Thursday, May 9, 2013


At Plum Line today I talked about Benghazi, GOP laziness, and the Republican-aligned press.

Yesterday at PP I argued that House Republicans seem to care more about getting to use the debt limit for extortion than about any particular policy goal.

And I have a new column at the Prospect taking some exception with idea that all that matters in Congress is party affiliation.

Meanwhile, here at Plain Blog world headquarters, there was a very loud BOOM outside and we lost power...and then when it finally returned, it appears that some of the machinery was fried. So until everything is up and working properly, posting may be erratic. Stay tuned...


  1. I chuckle at the GOP because they have so little idea of how to use leverage and its limits. I have to admit that I learned about leverage by watching the GOP during 2011, but I obviously learned more than they did because they don't seem to have a clue about how to use the leverage they have. They want too much, and they don't seem to know how to scale down their desires to something doable. And I really mean clueless, as this episode shows.

  2. "There were no protesters at the Benghazi consulate prior to the attack, even though Obama and others repeatedly said the attackers joined an angry mob that had formed in opposition to the anti-Muslim film that had triggered protests in Egypt and elsewhere. The State Department disclosed this fact Oct. 9 — nearly a month after the attack."

    So let's be charitable and say this was a mistake. Then why did it take almost a month to correct the record? As early as September 13, before we even heard from Susan Rice, there were State Department leaks contradicting the White House story. Soon thereafter, the Libyan President verified these leaks.

    When the State Department's second-in-command in Libya heard Susan Rice's story, he was understandably appalled that Americans were being told something other than the truth. When he approached his superior, he was told not to pursue the issue. By his telling, he was actually demoted for this.

    I don't think you need to be a part of the "conservative marketplace for scandal" to think there's a big problem here.

    1. Well, one reason that it took so long to correct may be that--unless you're searching for a club with which to beat the administration--the existence or timing of a demonstration really doesn't look like an issue worth spending time on. That, after all, was what Clinton was shouting about when she said, "What does it matter?"

      There's really no reason to assume the Libyan president would know more than anyone else. He also said he thought it had been planned for months, when what little evidence there is suggests that the plan--to the extent there was a plan--was concocted that afternoon. (Even the fuel they used to burn the place down was stuff that they found lying around on the compound grounds. Now, if you wanted to complain about them leaving dangerous substances lying around, I'd understand.)

      I don't know what problems Hicks may have had with his superiors, but the State Department said he voluntarily left the Tripoli embassy outside of the normal rotation schedule, at a time when positions weren't open.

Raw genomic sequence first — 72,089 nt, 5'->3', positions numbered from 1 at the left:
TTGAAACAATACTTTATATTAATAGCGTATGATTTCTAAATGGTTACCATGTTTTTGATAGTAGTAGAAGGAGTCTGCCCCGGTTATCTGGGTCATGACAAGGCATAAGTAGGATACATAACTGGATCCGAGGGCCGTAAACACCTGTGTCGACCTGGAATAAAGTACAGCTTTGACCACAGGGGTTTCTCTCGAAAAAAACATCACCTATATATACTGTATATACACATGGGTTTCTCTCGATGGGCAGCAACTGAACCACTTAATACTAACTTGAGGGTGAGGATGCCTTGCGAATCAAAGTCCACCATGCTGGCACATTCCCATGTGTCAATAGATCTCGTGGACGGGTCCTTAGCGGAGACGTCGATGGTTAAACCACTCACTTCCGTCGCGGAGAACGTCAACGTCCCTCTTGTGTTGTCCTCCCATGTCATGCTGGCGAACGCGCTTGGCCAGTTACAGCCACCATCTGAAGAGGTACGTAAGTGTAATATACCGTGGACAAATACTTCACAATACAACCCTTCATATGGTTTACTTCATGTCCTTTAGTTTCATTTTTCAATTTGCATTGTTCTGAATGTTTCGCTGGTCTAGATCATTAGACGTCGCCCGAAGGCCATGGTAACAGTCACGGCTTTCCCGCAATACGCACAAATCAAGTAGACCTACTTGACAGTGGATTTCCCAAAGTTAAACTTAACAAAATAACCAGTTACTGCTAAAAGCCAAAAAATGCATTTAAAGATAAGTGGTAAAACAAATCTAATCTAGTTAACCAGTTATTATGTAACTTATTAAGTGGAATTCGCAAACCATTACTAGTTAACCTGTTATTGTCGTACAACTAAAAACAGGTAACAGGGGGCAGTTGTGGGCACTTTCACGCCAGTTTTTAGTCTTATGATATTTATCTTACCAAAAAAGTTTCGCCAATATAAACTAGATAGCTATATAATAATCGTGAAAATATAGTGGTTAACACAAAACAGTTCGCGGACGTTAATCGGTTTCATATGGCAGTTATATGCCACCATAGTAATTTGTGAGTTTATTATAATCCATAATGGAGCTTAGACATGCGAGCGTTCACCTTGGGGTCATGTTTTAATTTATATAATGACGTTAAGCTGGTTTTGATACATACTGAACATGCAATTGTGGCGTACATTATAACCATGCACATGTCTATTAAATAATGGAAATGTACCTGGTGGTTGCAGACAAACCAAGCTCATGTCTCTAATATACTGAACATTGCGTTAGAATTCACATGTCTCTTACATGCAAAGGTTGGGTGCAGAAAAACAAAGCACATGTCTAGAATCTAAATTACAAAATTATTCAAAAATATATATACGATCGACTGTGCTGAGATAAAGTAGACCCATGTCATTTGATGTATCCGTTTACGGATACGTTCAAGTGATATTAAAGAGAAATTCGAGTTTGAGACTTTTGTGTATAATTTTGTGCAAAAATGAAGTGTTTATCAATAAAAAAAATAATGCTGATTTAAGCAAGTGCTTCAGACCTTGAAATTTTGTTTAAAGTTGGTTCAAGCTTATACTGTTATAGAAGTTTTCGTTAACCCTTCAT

That said, Couves, your argument is the only "conspiracy theory" I've heard that makes any sense at all. Essentially, if I understand it correctly, that there was no actual crime to cover up, but that the administration hoped to convince voters that it had ended the threat of terrorism and that the Benghazi attack undermined that claim. I'm not saying I agree, but there is a logic to the argument. I don't think the Benghazi attack really undermined any claim that the administration was making, and I'm not sure that saying it was spontaneous was going to make people think it didn't happen, but a nervous administration in an election period might fear that casually engaged voters would see it that way. Still, I think the argument falls apart back at the stage where they allegedly withdrew a 14-man rifle team in order to convince casual observers back in the United States that Libya was now peaceful and secure. Casual observers in the United States didn't know where Libya was, let alone that there had been 14 more riflemen there at one time. At any rate, the ability to make an argument that has some internal consistency isn't the same as proving the argument; and if it were true, I'm not sure that it would amount to more than another case of "spin."

      By the way, according to Jon Stewart last night (yes, now I'm bringing out the irrefutable authorities), over 50 diplomatic posts were attacked at the cost of 14 lives during the Bush years. Why didn't the Democrats think to impeach him for it?

    2. Scott, the video protest narrative was very important to the administration. When Letterman asked the President about Bengazi, Obama used most of his response to talk about the video. Of course, most of the repetition was done by the media itself -- but it was the administration that validated a story that it at least had strong reason to question.

      I think the intent was to head-off a probable GOP "We were hit again on 9/11" narrative with a "Those crazy Muslims and that crazy movie" narrative. Granted, there's no direct proof of that, but it's the only plausible explanation for the systematic obfuscation on this one point... Whatever the explanation, there's no justification for being lied to.

      Regarding Hicks, he seems to have good reason to believe that his devotion to the truth caused him to be retaliated against: